‘Let your heart break & drop the story’
Last night I went along to a talk given by Donald Kalsched who is a Jungian psychoanalyst. The talk he gave was called ‘Transformation of Innocence the Psychotherapy of Early Trauma’. The term trauma is used here as anything that happens to us as children that we can’t process and therefore have to relegate to the unconscious realms.
I’ve been interested in Kalsched’s work for a little while now and how he uses his model the ‘Self care system’ when working with clients. This self care system is described by Kalsched as ‘the defence that protects the client’s trauma or wounding’ and come’s in the form of a demonic archetype that will protect the inner child from having to re-experience the pain. Kalsched talks about this demonic archetypal entity as the force that keeps us from our life-force and may present as depression and a disassociation with innocence. These powerful psychic defences have the one and only task of protecting us from the pain of ‘letting our hearts break and dropping the story’.
Kalsched spoke at length about how he has worked with these archetypes and found different levels that must be held in mind as we make the journey as clients or as therapists. The ‘Devil’ or as Kalsched call’s him ‘Dis’ (a reference from the Dante’s Inferno) becomes the guardian of the divine child, but there is another child in his ward, the dark child who holds the wounding. The journey we are being asked to make to reach the divine child is first about reaching the the dark child and breaking the identification, this then unveils the illusion and allows us back to the original innocence and the healing can occur.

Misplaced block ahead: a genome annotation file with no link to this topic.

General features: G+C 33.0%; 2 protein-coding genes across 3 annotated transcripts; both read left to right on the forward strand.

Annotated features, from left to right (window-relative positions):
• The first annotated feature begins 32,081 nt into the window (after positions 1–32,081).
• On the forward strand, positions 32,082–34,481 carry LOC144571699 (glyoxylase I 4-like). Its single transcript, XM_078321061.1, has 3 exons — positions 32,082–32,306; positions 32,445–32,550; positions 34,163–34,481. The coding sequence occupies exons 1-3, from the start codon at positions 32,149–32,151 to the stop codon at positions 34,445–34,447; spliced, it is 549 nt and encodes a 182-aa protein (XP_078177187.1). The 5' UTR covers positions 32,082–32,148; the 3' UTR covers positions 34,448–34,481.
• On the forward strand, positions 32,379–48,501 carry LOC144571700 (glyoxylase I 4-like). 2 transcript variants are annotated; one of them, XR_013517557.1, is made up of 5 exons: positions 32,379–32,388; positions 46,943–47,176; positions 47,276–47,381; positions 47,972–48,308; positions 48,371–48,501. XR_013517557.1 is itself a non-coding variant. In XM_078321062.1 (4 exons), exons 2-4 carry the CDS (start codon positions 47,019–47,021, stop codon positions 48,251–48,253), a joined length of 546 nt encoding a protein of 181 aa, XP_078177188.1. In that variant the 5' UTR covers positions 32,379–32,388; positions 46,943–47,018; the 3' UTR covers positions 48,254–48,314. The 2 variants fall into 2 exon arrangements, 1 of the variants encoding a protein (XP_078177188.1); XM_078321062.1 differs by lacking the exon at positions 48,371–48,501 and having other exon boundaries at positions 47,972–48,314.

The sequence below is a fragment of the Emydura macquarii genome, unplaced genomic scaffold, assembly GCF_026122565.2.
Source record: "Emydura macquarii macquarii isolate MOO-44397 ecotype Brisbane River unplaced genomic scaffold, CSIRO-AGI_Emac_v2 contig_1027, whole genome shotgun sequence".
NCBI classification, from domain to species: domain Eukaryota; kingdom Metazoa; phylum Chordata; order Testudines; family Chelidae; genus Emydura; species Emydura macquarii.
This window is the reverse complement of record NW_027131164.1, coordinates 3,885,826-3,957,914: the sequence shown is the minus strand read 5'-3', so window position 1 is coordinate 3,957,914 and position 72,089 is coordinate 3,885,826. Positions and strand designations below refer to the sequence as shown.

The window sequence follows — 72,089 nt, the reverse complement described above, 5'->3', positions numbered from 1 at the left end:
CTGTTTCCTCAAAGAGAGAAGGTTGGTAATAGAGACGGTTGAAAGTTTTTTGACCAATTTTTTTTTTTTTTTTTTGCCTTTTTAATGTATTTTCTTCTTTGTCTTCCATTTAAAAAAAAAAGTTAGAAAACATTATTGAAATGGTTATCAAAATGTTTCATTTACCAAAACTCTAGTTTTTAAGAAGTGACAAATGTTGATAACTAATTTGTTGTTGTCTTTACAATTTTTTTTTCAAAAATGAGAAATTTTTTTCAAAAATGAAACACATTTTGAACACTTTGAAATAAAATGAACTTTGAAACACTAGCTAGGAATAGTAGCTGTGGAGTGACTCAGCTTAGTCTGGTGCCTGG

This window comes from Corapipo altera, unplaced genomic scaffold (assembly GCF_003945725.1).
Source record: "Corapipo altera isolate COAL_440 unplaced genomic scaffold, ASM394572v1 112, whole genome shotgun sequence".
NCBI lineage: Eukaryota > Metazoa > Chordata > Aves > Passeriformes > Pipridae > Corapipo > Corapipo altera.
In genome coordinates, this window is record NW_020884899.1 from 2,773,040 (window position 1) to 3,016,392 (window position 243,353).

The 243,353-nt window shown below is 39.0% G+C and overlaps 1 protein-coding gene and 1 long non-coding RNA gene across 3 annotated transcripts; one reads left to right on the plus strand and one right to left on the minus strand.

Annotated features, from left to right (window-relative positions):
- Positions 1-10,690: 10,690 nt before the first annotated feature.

Dis will do anything in his power to stop the journey being made, and as clients we may not understand why we have come to therapy? All we know is something within us is being held, imprisoned or not expressed. Dis doesn’t want us to feel he wants us to Dis-associate so he will tell us that ‘this is all a waste of time’ or ‘what’s the point, this is all fake?’ As therapists we may get frightened by our client’s seemingly lack of improvement and try and offer false reassurance which just plays in to his hands. Kalsched states that we as therapists must travel through the discomfort of our own ‘dark children’ in order to allow the clients dark child to be acknowledged and then we can truly share the release of pain when we reach our imprisoned innocence.
‘In every adult lurks a child, an eternal child, something that is becoming, is never completed, and calls for unceasing care, attention and education. That is the part of the human personality which wants to develop and become whole’
Read more about Donald Kalsched here